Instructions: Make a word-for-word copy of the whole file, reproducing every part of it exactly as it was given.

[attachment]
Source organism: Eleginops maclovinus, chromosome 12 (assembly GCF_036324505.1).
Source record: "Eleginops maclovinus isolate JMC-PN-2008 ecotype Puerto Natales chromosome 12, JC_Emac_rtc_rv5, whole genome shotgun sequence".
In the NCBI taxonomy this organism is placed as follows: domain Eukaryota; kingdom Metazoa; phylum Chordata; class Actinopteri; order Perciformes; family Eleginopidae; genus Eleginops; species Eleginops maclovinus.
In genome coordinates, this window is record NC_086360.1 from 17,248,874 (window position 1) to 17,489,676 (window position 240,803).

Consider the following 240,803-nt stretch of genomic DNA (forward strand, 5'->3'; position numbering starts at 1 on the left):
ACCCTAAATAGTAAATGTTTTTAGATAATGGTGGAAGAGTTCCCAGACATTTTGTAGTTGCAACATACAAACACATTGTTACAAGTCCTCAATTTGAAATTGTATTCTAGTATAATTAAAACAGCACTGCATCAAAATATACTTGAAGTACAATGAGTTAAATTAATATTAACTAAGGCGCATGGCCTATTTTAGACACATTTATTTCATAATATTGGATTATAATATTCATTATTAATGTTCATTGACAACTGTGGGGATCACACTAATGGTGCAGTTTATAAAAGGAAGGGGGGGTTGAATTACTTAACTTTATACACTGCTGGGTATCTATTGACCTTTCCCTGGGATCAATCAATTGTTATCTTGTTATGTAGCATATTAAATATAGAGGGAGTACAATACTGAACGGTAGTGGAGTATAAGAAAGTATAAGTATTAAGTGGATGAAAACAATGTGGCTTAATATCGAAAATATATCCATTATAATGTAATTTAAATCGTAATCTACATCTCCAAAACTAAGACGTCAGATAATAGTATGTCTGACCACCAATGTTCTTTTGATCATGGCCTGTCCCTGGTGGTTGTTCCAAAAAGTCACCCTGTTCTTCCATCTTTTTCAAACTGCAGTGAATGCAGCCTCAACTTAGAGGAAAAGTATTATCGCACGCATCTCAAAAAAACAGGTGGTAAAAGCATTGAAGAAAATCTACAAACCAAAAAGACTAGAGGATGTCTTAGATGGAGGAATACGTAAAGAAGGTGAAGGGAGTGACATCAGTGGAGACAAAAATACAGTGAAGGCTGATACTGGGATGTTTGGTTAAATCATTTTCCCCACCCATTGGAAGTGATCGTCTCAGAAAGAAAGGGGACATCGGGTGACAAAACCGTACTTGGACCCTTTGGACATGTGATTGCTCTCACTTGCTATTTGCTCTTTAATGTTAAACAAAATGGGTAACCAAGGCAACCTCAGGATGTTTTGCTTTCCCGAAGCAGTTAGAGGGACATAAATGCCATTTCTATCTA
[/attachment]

Source organism: Eleginops maclovinus, chromosome 12 (assembly GCF_036324505.1).
Source record: "Eleginops maclovinus isolate JMC-PN-2008 ecotype Puerto Natales chromosome 12, JC_Emac_rtc_rv5, whole genome shotgun sequence".
In the NCBI taxonomy this organism is placed as follows: domain Eukaryota; kingdom Metazoa; phylum Chordata; class Actinopteri; order Perciformes; family Eleginopidae; genus Eleginops; species Eleginops maclovinus.
In genome coordinates, this window is record NC_086360.1 from 17,248,874 (window position 1) to 17,489,676 (window position 240,803).

Consider the following 240,803-nt stretch of genomic DNA (forward strand, 5'->3'; position numbering starts at 1 on the left):
ACCCTAAATAGTAAATGTTTTTAGATAATGGTGGAAGAGTTCCCAGACATTTTGTAGTTGCAACATACAAACACATTGTTACAAGTCCTCAATTTGAAATTGTATTCTAGTATAATTAAAACAGCACTGCATCAAAATATACTTGAAGTACAATGAGTTAAATTAATATTAACTAAGGCGCATGGCCTATTTTAGACACATTTATTTCATAATATTGGATTATAATATTCATTATTAATGTTCATTGACAACTGTGGGGATCACACTAATGGTGCAGTTTATAAAAGGAAGGGGGGGTTGAATTACTTAACTTTATACACTGCTGGGTATCTATTGACCTTTCCCTGGGATCAATCAATTGTTATCTTGTTATGTAGCATATTAAATATAGAGGGAGTACAATACTGAACGGTAGTGGAGTATAAGAAAGTATAAGTATTAAGTGGATGAAAACAATGTGGCTTAATATCGAAAATATATCCATTATAATGTAATTTAAATCGTAATCTACATCTCCAAAACTAAGACGTCAGATAATAGTATGTCTGACCACCAATGTTCTTTTGATCATGGCCTGTCCCTGGTGGTTGTTCCAAAAAGTCACCCTGTTCTTCCATCTTTTTCAAACTGCAGTGAATGCAGCCTCAACTTAGAGGAAAAGTATTATCGCACGCATCTCAAAAAAACAGGTGGTAAAAGCATTGAAGAAAATCTACAAACCAAAAAGACTAGAGGATGTCTTAGATGGAGGAATACGTAAAGAAGGTGAAGGGAGTGACATCAGTGGAGACAAAAATACAGTGAAGGCTGATACTGGGATGTTTGGTTAAATCATTTTCCCCACCCATTGGAAGTGATCGTCTCAGAAAGAAAGGGGACATCGGGTGACAAAACCGTACTTGGACCCTTTGGACATGTGATTGCTCTCACTTGCTATTTGCTCTTTAATGTTAAACAAAATGGGTAACCAAGGCAACCTCAGGATGTTTTGCTTTCCCGAAGCAGTTAGAGGGACATAAATGCCATTTCTATCTA